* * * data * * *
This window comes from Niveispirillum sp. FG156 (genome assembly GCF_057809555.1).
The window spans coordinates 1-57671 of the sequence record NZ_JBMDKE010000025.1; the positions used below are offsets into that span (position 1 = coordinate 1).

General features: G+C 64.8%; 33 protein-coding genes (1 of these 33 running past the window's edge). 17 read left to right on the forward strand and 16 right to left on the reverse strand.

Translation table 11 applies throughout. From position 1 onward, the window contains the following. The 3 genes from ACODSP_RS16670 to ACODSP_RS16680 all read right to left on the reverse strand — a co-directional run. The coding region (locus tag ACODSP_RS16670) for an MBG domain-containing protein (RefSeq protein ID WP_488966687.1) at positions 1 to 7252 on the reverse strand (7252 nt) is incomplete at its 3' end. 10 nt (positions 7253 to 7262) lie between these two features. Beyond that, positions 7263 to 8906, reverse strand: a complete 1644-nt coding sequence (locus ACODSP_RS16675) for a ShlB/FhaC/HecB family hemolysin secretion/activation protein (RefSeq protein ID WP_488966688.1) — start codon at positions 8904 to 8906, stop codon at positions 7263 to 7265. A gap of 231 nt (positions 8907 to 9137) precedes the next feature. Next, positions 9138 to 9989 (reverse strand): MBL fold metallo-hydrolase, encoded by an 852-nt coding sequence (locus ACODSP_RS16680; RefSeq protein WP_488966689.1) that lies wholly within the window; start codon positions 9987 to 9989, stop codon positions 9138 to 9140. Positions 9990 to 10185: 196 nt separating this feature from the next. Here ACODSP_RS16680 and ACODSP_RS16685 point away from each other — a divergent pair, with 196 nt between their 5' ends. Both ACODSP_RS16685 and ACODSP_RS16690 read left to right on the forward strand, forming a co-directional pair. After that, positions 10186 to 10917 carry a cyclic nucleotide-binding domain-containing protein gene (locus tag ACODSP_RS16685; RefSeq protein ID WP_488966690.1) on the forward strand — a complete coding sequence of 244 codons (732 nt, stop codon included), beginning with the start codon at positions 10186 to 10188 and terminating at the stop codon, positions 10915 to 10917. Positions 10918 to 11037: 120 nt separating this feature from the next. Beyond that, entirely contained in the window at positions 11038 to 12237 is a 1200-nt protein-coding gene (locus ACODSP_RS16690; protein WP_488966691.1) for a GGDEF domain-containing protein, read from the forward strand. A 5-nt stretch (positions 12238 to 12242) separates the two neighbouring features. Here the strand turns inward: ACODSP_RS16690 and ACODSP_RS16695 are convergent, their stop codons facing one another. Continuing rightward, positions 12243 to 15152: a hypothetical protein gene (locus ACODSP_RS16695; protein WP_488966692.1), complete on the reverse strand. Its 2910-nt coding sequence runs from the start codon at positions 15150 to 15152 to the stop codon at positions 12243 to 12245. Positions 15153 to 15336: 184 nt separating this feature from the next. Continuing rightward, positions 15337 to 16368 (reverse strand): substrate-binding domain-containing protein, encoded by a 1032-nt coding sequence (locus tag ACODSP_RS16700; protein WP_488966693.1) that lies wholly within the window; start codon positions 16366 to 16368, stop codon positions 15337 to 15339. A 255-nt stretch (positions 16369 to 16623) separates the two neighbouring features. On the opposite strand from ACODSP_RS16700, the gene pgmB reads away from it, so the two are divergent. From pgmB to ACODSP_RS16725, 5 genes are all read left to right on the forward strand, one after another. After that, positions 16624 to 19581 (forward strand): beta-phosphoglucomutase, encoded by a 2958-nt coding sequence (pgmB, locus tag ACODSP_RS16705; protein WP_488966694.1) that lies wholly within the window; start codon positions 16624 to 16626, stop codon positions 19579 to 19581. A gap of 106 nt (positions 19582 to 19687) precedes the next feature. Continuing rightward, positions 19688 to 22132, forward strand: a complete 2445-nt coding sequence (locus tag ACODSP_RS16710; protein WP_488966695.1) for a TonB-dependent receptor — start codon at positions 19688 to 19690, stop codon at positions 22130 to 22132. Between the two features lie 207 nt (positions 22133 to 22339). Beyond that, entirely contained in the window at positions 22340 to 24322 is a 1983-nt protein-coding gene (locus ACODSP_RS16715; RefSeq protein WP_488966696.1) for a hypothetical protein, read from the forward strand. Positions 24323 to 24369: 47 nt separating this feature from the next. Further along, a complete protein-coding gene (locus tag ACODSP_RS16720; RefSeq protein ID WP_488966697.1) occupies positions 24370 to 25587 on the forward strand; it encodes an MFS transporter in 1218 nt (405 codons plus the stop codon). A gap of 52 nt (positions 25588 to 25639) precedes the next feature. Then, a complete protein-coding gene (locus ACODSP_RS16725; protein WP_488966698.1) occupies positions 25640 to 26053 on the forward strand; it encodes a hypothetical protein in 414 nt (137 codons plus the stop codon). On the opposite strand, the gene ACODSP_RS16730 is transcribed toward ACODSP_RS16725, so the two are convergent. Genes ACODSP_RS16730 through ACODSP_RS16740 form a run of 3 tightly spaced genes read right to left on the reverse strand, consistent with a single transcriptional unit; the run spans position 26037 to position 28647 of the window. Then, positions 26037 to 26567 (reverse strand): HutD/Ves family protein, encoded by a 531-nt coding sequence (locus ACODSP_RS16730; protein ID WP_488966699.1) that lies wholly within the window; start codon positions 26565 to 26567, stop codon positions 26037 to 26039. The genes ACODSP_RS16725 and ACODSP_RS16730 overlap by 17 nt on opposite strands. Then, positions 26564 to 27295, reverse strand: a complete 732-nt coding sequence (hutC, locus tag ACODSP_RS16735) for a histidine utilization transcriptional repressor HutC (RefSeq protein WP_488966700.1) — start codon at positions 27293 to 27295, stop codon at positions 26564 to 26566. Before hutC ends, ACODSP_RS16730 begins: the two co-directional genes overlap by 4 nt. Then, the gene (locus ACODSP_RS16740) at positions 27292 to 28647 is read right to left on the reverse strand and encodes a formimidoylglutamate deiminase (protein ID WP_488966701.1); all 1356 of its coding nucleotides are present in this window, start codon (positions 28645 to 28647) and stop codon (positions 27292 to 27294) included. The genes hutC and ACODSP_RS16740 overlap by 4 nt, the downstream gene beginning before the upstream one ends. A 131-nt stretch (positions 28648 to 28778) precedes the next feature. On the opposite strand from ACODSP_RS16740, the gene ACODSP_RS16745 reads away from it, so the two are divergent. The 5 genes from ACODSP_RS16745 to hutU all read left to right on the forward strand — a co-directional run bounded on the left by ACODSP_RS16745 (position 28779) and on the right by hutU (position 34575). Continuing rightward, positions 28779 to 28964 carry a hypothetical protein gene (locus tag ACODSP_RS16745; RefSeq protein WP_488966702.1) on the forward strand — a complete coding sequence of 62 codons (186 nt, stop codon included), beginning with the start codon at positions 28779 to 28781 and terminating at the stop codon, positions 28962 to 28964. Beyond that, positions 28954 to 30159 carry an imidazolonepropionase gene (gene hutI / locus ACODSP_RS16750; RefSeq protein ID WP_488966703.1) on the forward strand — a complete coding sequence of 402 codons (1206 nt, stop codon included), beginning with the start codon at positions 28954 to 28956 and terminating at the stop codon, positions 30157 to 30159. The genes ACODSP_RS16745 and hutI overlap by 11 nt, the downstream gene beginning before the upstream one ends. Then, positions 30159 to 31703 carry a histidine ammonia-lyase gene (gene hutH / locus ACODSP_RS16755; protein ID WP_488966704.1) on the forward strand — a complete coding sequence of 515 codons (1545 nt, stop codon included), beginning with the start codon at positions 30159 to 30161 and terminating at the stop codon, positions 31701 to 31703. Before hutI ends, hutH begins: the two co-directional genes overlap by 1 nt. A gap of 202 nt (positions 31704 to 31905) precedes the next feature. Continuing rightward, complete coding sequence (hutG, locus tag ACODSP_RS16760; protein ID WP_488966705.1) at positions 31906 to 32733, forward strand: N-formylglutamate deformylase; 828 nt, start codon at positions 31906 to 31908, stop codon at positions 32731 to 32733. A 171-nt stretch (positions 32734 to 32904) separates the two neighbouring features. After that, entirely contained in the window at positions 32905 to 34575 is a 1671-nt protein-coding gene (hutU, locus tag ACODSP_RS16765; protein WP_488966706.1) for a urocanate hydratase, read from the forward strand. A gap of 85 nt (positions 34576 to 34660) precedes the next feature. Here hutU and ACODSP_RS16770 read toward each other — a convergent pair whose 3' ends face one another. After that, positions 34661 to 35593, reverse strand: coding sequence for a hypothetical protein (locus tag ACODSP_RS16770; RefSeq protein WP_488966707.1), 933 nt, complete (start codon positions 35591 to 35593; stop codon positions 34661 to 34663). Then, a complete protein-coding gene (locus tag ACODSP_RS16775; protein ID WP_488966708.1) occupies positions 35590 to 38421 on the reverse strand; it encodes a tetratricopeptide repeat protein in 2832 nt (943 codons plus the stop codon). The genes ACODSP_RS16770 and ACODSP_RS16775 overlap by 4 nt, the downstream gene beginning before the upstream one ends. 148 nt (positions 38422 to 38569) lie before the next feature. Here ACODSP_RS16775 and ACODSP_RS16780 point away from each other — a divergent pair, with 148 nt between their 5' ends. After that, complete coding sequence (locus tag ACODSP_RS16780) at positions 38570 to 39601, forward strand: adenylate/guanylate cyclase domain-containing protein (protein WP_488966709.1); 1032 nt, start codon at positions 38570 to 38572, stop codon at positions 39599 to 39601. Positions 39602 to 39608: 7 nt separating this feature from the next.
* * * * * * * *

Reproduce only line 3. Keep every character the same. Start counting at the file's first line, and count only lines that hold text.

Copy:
General features: G+C 64.8%; 33 protein-coding genes (1 of these 33 running past the window's edge). 17 read left to right on the forward strand and 16 right to left on the reverse strand.